Aside from being Chen Kaige’s childhood friend and classmates to both him and Zhang Yimou at the Beijing Film Academy, Tian Zhuangzhuang is an accomplished 5th generation director in his own right (his film The Horse Thief was named by Martin Scorsese as his favorite movie of the 90s) and has also influenced a generation of new directors as he was the chairman of the graduate program for the directing major at the Beijing Film Academy since 2002.

All of this means that as a cast member, you’re being “introduced” to all of these famous directors, if you didn’t know them before – essentially it’s building your network, and the same applies for the production companies involved.

Because this is a government commissioned film, it’s jointly produced by China’s largest film production companies, including China Film Group, Bona, Enlight Media, etc.

For the actors who were chosen to take part in the film, just being chosen is a validation of sorts, given the importance of the movie. Especially for Haoran and Chen Feiyu, being able to not just take part, but to star in one of the segments, is such an honor (most of the other leads are A-listers and veteran actors).

In a way, this is like auditioning for the entire industry, because it’s one of those movies that everyone will see. Haoran already went through this once, with The Founding of An Army, which is what propelled his acting reputation up another notch, but this was on an even bigger scale given that it became the box office hit it is.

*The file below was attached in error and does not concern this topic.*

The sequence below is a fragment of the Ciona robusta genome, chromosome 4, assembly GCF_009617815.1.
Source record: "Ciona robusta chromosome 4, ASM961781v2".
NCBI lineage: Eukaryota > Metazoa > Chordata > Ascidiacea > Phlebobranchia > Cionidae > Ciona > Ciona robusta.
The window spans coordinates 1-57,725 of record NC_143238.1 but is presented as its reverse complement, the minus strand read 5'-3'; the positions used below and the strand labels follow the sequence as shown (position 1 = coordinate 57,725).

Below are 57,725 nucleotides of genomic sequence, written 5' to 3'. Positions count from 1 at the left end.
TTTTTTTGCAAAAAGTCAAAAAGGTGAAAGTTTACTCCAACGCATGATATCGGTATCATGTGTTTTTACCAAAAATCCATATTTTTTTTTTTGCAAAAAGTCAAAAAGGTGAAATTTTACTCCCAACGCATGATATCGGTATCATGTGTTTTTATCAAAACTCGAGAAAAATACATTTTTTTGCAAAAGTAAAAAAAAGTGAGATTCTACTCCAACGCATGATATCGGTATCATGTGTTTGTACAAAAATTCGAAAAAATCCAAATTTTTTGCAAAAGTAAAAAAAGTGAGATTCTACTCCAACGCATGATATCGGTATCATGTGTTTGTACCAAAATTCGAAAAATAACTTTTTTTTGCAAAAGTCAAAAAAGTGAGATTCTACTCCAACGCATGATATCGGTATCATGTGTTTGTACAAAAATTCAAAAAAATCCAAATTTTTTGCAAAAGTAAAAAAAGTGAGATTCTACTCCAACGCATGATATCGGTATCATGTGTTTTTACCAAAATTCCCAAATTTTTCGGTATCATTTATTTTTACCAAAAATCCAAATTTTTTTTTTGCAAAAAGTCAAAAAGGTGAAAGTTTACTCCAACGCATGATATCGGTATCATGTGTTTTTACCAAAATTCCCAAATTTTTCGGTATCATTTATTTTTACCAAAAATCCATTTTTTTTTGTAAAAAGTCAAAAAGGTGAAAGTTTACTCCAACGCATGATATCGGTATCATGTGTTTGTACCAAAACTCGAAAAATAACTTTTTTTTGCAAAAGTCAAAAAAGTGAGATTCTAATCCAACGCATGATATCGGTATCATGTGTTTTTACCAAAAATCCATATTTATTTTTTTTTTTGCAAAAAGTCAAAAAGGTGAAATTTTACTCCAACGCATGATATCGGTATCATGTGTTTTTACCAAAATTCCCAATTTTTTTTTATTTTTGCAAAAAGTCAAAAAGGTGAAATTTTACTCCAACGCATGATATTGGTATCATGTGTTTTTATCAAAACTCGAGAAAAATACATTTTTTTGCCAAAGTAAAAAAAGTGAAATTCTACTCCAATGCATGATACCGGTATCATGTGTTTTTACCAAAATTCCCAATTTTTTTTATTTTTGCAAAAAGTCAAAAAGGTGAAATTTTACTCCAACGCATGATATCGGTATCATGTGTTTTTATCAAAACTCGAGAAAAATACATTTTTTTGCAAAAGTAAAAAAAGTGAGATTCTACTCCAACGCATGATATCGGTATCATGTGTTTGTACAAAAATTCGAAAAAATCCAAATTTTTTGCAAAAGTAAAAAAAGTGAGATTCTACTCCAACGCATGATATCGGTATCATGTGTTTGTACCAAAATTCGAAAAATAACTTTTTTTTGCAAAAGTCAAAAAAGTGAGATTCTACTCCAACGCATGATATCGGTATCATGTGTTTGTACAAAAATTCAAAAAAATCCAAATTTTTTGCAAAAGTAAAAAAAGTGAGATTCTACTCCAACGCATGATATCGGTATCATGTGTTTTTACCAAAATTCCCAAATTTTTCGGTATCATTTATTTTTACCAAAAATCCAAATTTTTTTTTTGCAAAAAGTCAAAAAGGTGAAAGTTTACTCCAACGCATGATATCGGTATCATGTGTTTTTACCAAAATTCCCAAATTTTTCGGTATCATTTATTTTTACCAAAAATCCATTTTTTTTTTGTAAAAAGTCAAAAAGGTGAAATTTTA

For the younger actors, they’re going to be overshadowed by award winning and seasoned actors like Ge You and Huang Bo, who are household names and beloved by the public, but as long as they hold up their part and do well, that’s enough to prove themselves. And they’re being seen by all the major directors and producers, not just in film, but for dramaland as well, as well as government officials.

And finally – I said before, box office didn’t matter for this movie, just like it didn’t matter for “The Founding” trilogy, because being government commissioned will naturally give it a place in Chinese cinematic history, but facts are facts – it did become a huge box office hit.

With that in mind, this also meant you had people of all ages flocking to the theaters to watch it. Grandparents, parents, working adults, college students, teens, even younger kids. That’s a huge amount of general public exposure right there, even if they don’t all remember your name – they’ll remember the rebellious, lonely, crippled youth.